April 30, 2012

Bringing Spring to the Chernobyl Children

Please begin with the literacy lesson for How Mama Brought the Spring written by Fran Manushkin and illustrated by Holly Berry.

This happy story is set in early to mid-twentieth century Minsk, Belarus, a small country in northeastern Europe near Russia.  Not knowing much about Belarus -or history for that matter, I looked to the internet to research how children here could connect with children there.  I thought I might find a way to incorporate their beautiful textile patterns into an art project perhaps.  What I found challenged me in ways I was not expecting.  A few decades later brought a new era for Belarus.

Belarus is in the area of the world still suffering intense damage from the Chernobyl nuclear disaster.  The children have been particularly effected, especially by birth defects.  You can learn more about the reality of life in Belarus at Chernobyl Children International.  Please preview this information and the accompanying photography before considering sharing it with the children in your care.  It must be handled with sensitivity.

Let's see if we can help our children help the Chernobyl Children by offering encouragement, compassion, and hope through this study of Culture, Art, and Faith.

Show the children in your care where Belarus is located on a map or a globe.  Put it into perspective by pointing out where you live, as well, and perhaps other countries they are familiar with.

Picture walk through How Mama Brought the Spring, and pay careful attention to the clothing, homes, furniture, hair styles, food, names of people and places, etc.  What do they notice that is different from themselves or their own families?  After fully exploring the differences, investigate what they think is the same between the people who live in Belarus and people where they live.  {You may notice similarities such as the presence of seasons, they live in families, they have a dog, they live in houses, they have cold winters and warm summers, they make sweet treats, etc.}

Image by Free-extras.com

Art:  When Mama brought the spring, the land warmed, the animals came out, and everyone smiled.  Their hearts were filled with the hope of new life and joy in spring time.  Encourage children to paint a portrait of spring.  The beautiful spring illustrations near the end of the story may serve as inspiration if they like.

Remind children that the beauties of spring are blessings, for which we should be thankful.  Not everyone has the same blessings.  Some people don't have clean air to breathe and clean water to drink.  We should be grateful to God that he has given us these gifts.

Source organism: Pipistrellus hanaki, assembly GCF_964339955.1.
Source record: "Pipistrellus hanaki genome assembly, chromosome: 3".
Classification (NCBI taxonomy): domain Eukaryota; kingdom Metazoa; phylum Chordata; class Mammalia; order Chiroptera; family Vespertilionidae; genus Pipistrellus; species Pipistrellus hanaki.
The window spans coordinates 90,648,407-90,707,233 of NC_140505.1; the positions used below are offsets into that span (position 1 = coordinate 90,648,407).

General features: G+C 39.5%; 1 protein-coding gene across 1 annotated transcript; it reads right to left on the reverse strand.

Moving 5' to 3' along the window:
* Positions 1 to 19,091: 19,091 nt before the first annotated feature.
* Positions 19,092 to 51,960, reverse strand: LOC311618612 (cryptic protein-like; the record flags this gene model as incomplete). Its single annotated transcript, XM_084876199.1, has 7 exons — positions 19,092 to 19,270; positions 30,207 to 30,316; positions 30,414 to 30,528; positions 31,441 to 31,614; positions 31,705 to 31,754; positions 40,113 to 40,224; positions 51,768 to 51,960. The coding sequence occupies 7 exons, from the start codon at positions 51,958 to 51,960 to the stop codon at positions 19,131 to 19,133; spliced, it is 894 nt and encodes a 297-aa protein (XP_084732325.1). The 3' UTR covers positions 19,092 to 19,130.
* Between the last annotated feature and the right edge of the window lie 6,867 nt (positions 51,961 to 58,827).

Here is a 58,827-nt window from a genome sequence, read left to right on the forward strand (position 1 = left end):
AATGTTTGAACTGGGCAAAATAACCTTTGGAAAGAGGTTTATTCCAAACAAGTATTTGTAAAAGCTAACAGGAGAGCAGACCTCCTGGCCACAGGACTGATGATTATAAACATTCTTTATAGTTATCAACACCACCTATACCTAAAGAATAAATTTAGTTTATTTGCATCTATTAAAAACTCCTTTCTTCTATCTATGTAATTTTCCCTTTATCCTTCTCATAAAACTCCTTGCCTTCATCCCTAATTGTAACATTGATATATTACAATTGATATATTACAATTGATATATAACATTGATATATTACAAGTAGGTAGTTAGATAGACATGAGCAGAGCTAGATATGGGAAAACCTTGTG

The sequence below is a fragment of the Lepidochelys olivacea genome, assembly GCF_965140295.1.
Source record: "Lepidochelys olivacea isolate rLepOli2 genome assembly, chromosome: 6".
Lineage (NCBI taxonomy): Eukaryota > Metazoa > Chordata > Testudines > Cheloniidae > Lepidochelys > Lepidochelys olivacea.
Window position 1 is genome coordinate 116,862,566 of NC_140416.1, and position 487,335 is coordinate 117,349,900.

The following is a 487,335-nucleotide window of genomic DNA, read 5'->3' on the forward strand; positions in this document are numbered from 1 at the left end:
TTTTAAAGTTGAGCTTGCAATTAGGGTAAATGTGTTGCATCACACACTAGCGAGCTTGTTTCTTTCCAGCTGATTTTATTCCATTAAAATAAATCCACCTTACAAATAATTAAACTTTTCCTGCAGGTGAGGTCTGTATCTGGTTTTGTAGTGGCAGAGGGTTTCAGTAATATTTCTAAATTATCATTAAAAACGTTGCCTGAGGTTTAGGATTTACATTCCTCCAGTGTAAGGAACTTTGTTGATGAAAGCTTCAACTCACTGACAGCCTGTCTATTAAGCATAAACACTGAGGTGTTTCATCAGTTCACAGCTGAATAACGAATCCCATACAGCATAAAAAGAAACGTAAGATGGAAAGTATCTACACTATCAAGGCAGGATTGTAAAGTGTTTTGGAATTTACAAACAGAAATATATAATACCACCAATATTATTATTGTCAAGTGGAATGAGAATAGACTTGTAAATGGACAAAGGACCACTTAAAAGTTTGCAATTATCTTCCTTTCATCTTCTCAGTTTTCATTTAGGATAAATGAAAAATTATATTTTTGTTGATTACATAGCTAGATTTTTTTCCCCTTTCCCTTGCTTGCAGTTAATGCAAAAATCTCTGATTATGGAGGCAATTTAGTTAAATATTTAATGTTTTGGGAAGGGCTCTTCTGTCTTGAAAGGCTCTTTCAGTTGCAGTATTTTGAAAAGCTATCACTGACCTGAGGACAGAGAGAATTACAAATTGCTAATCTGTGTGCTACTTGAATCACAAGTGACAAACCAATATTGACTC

Attempt to explain in a developmentally appropriate way why children in Belarus need encouragement, compassion, and hope.  The book Children in Crisis: Living After Chernobyl - Ira's Story (though I have not read it yet) looks like it might be a good one for this topic.  Be sure to preview it before sharing with children.  What you say might go like this:

"Remember yesterday when we learned about Belarus?  The pictures in our story, How Mama Brought the Spring, are of what Belarus used to look like a long time ago.  Some places in Belarus might look the same today, but most of Belarus looks newer.  It's just like how our city doesn't look the same as when your grandparents were boys and girls; it looks newer.

Another part of Belarus, however, doesn't look like the story or like a new city.  In that part of Belarus, spring doesn't look like spring anymore because nothing grows there and no people or animals live there.  {Pause to answer questions and/or check for understanding.}

This part of Belarus looks different because there was a big nuclear disaster nearby.  There was an accident that made a huge explosion and put lots and lots of radioactive chemicals into the air.  The chemicals are really bad for living things.  What are living things?  {Answer: people, animals, plants, etc.}

The chemicals killed people, animals, and plants.  It also caused them to be sick, and made the water dangerous to drink.  This happened before I was born -which was a long time ago- but still causes problems for living things in Belarus.  Even kids who are born now, kids as old as you, are sick because of the chemicals.  This makes them hurt and be sad.  {Pause to answer questions and/or check for understanding.}

Things happen all the time that change our world.  Some of them are good and some of them are bad.  Sometimes we have control over them and sometimes we don't.  You can only control whether you choose to do good or bad.  We can choose to do good for the children in Belarus by encouraging them with hope and reaching out to them with compassion.